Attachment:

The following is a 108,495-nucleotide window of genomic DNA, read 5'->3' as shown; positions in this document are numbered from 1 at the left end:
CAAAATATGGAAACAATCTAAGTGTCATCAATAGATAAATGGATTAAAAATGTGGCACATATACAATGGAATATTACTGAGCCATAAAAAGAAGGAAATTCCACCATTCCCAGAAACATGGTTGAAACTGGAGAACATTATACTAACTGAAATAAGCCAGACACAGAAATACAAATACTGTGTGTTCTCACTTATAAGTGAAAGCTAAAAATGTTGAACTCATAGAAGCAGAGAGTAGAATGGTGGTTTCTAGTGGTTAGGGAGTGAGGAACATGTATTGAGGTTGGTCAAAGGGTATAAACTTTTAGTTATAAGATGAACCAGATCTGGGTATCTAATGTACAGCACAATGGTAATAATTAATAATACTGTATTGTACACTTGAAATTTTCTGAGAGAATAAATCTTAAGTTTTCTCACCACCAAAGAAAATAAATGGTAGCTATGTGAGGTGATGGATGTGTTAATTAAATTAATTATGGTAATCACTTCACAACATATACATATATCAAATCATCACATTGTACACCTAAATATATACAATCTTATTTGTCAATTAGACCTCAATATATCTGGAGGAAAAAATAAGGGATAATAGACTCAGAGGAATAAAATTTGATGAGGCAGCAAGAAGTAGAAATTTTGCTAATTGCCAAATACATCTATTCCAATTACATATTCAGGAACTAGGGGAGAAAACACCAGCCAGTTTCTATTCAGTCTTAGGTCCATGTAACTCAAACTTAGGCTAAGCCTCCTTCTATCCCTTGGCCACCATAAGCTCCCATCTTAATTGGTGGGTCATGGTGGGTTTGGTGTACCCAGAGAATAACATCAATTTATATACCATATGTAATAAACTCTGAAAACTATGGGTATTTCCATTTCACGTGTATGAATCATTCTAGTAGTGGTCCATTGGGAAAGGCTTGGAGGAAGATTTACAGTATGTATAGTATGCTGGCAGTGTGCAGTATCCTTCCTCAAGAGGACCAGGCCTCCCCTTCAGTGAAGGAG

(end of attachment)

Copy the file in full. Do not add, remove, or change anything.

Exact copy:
The following is a 108,495-nucleotide window of genomic DNA, read 5'->3' as shown; positions in this document are numbered from 1 at the left end:
CAAAATATGGAAACAATCTAAGTGTCATCAATAGATAAATGGATTAAAAATGTGGCACATATACAATGGAATATTACTGAGCCATAAAAAGAAGGAAATTCCACCATTCCCAGAAACATGGTTGAAACTGGAGAACATTATACTAACTGAAATAAGCCAGACACAGAAATACAAATACTGTGTGTTCTCACTTATAAGTGAAAGCTAAAAATGTTGAACTCATAGAAGCAGAGAGTAGAATGGTGGTTTCTAGTGGTTAGGGAGTGAGGAACATGTATTGAGGTTGGTCAAAGGGTATAAACTTTTAGTTATAAGATGAACCAGATCTGGGTATCTAATGTACAGCACAATGGTAATAATTAATAATACTGTATTGTACACTTGAAATTTTCTGAGAGAATAAATCTTAAGTTTTCTCACCACCAAAGAAAATAAATGGTAGCTATGTGAGGTGATGGATGTGTTAATTAAATTAATTATGGTAATCACTTCACAACATATACATATATCAAATCATCACATTGTACACCTAAATATATACAATCTTATTTGTCAATTAGACCTCAATATATCTGGAGGAAAAAATAAGGGATAATAGACTCAGAGGAATAAAATTTGATGAGGCAGCAAGAAGTAGAAATTTTGCTAATTGCCAAATACATCTATTCCAATTACATATTCAGGAACTAGGGGAGAAAACACCAGCCAGTTTCTATTCAGTCTTAGGTCCATGTAACTCAAACTTAGGCTAAGCCTCCTTCTATCCCTTGGCCACCATAAGCTCCCATCTTAATTGGTGGGTCATGGTGGGTTTGGTGTACCCAGAGAATAACATCAATTTATATACCATATGTAATAAACTCTGAAAACTATGGGTATTTCCATTTCACGTGTATGAATCATTCTAGTAGTGGTCCATTGGGAAAGGCTTGGAGGAAGATTTACAGTATGTATAGTATGCTGGCAGTGTGCAGTATCCTTCCTCAAGAGGACCAGGCCTCCCCTTCAGTGAAGGAG